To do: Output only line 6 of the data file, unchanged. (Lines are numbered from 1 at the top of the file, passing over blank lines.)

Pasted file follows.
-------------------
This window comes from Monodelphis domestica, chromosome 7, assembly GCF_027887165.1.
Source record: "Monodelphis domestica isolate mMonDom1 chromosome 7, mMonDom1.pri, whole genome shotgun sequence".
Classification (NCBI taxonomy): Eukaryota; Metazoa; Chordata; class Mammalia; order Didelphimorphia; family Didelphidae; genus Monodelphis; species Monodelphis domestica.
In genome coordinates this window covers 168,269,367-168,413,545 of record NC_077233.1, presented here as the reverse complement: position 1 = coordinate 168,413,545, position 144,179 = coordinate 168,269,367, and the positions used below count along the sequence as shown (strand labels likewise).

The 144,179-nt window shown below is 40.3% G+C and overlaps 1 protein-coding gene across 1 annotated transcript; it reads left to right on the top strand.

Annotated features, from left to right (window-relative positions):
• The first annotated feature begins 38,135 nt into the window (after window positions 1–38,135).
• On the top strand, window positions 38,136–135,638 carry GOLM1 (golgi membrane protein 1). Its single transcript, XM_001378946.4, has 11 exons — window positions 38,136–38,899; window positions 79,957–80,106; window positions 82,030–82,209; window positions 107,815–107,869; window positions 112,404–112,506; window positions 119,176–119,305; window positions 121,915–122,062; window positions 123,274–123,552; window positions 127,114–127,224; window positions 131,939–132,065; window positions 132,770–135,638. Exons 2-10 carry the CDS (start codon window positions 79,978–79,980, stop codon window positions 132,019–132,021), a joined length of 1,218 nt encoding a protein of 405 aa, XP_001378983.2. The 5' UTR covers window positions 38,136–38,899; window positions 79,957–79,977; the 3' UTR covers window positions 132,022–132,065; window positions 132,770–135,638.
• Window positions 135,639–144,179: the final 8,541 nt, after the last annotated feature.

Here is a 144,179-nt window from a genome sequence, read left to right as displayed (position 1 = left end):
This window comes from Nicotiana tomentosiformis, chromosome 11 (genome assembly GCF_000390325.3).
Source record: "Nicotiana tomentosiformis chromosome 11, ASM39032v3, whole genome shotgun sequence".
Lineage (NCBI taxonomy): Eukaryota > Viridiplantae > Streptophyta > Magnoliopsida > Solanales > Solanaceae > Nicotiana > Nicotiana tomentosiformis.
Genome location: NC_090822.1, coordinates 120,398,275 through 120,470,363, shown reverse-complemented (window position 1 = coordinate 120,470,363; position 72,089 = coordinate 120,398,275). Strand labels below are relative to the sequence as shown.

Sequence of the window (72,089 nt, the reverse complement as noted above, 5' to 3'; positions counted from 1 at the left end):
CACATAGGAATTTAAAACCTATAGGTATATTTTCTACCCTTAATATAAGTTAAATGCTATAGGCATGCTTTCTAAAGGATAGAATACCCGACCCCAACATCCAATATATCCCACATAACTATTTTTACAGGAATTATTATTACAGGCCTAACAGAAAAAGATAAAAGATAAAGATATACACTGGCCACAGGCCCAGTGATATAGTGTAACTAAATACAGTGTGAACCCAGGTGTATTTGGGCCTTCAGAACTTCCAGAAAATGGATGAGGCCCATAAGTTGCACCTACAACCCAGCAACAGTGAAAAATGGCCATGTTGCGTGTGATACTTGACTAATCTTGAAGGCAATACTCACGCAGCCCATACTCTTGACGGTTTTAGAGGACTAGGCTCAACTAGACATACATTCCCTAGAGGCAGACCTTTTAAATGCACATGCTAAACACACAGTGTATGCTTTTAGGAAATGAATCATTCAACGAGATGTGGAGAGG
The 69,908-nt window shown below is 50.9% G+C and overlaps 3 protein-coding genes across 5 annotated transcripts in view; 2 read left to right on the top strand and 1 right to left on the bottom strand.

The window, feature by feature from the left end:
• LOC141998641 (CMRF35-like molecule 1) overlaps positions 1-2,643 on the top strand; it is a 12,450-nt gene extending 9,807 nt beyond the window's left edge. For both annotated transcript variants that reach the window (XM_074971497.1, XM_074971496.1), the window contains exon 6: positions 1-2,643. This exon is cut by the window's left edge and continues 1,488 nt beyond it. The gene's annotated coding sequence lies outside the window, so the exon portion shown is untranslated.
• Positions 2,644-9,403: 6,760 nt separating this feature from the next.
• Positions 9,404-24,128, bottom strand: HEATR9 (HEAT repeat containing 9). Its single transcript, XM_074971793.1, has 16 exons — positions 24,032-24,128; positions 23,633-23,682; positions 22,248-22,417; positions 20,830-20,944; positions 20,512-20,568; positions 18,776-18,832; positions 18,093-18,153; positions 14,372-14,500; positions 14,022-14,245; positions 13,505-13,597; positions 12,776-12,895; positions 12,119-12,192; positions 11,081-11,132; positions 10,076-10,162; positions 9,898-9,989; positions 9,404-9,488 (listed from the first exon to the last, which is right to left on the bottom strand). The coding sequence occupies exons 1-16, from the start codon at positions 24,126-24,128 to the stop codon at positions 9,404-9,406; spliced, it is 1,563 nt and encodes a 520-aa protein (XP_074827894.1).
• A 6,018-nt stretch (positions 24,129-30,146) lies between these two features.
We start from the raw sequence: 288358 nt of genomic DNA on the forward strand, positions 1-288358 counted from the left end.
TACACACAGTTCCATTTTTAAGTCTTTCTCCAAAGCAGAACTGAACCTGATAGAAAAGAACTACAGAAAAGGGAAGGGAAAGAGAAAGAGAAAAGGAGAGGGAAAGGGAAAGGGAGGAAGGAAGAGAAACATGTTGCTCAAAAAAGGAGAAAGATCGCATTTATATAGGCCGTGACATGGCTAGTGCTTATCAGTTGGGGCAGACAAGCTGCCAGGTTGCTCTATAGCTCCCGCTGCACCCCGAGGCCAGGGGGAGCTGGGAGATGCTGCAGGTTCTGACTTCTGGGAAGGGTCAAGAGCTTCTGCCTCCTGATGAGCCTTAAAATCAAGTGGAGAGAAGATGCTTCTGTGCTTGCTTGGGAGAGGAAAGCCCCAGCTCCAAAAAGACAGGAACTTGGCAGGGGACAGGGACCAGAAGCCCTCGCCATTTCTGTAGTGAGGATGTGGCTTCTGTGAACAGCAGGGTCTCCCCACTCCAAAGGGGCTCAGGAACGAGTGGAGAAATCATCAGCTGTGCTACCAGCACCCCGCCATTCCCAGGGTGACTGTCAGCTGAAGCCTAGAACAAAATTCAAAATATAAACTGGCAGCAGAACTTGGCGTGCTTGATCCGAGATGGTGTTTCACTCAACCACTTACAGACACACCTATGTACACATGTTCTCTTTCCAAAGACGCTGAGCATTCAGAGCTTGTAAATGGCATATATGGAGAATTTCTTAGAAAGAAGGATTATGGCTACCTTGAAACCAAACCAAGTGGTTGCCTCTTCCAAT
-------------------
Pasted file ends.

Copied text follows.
Annotated features, from left to right (window-relative positions):